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CPA, CMA, CIA or ACCA – which accounting qualification will get you a job in the U.S.?

Are you a CPA or aren't you?

You want to obtain an accounting qualification that will ultimately get you a job or advance your career at a bank, asset manager, management consultant, Big Four professional services firm or another accounting/audit firm in the U.S. Which one should you go for?

We’ve searched through our candidate database to find resumes from accounting professionals in North America that contain one of the following mainstream accounting designations: Certified Public Accountant (CPA); the Institute of Management Accountants’ Certified Management Accountant (CMA); Association of Chartered Certified Accountants (ACCA); Association of Chartered Accountants (ACA); the Chartered Institute of Management Accountants’ Certificate in Business Accounting (CIMA Cert BA); and Certified Internal Auditor (CIA). We’ve worked out the proportion of people holding each one.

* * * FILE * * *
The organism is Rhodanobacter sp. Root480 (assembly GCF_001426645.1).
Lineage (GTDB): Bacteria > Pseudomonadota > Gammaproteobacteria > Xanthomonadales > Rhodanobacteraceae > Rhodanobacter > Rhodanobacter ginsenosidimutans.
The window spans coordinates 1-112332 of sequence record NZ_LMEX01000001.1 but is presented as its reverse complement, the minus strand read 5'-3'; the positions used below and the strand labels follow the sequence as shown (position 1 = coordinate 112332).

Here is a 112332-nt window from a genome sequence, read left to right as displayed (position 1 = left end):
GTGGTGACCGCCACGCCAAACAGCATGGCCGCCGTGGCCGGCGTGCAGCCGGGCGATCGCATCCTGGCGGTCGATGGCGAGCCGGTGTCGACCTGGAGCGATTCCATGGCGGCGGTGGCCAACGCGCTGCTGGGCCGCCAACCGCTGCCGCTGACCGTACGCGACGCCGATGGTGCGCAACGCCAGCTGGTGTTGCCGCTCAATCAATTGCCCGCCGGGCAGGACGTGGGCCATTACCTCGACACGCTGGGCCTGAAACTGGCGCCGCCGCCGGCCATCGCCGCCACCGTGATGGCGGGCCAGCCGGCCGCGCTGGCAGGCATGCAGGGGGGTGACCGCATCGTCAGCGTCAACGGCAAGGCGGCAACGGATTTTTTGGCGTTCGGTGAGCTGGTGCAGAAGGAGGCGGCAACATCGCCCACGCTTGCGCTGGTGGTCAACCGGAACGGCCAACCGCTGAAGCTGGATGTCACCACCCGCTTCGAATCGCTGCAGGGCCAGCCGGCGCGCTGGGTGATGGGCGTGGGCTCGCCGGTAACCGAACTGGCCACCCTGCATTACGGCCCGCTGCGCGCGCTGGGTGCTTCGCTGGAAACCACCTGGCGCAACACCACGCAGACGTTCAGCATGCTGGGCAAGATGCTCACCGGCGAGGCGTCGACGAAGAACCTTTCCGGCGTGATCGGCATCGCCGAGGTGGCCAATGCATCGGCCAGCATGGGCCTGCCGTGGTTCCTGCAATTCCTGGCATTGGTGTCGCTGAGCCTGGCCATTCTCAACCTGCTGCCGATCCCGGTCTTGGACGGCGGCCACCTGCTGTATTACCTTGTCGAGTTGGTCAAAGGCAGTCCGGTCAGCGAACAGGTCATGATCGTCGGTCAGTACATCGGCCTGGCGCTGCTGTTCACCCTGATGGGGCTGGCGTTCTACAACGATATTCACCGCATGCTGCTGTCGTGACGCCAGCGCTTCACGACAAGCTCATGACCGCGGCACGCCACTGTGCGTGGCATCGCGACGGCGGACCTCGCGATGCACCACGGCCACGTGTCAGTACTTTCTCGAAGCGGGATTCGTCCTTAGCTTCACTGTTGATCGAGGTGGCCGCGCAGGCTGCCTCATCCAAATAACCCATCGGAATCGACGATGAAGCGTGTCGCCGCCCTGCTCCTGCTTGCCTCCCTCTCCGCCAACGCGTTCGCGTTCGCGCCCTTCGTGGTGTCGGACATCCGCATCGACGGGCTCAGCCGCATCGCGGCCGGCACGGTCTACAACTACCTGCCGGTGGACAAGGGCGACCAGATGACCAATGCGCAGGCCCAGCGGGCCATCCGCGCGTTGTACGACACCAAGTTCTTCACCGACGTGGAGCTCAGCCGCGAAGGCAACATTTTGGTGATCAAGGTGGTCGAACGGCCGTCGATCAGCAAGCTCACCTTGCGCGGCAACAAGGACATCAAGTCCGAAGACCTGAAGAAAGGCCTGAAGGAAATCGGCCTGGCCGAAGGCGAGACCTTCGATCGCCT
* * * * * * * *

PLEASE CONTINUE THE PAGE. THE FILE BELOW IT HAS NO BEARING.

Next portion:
The chart below shows which qualifications are the most popular in the U.S.

We also looked at the top job sectors where various credential-holders end up. While the large majority classified their role as “accounting & finance,” the CIA had the highest percentage in consulting, the CMA had the largest representation in asset management, and the ACCA had the largest segment within investment banking/M&A.

Getting one or more of these to add to your resume could also help you land a job in risk, compliance, internal auditing or more strategic roles at a Wall Street firm. Both the buy side and the sell side want to hire accountants, and salaries have been rising for some roles.

The CPA is the top accounting qualification in the U.S.